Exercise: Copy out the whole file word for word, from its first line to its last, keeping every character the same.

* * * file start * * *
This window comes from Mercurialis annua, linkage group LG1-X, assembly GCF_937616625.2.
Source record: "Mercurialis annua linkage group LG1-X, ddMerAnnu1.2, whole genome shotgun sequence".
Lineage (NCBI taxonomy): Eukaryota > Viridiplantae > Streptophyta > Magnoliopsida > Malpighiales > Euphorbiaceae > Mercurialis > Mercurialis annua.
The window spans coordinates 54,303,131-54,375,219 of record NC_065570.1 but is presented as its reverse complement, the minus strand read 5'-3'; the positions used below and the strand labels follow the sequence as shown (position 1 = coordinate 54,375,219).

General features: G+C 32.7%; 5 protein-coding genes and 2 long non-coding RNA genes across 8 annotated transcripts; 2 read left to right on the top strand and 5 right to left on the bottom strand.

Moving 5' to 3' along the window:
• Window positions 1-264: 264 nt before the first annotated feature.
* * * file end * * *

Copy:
This window comes from Mercurialis annua, linkage group LG1-X, assembly GCF_937616625.2.
Source record: "Mercurialis annua linkage group LG1-X, ddMerAnnu1.2, whole genome shotgun sequence".
Lineage (NCBI taxonomy): Eukaryota > Viridiplantae > Streptophyta > Magnoliopsida > Malpighiales > Euphorbiaceae > Mercurialis > Mercurialis annua.
The window spans coordinates 54,303,131-54,375,219 of record NC_065570.1 but is presented as its reverse complement, the minus strand read 5'-3'; the positions used below and the strand labels follow the sequence as shown (position 1 = coordinate 54,375,219).

General features: G+C 32.7%; 5 protein-coding genes and 2 long non-coding RNA genes across 8 annotated transcripts; 2 read left to right on the top strand and 5 right to left on the bottom strand.

Moving 5' to 3' along the window:
• Window positions 1-264: 264 nt before the first annotated feature.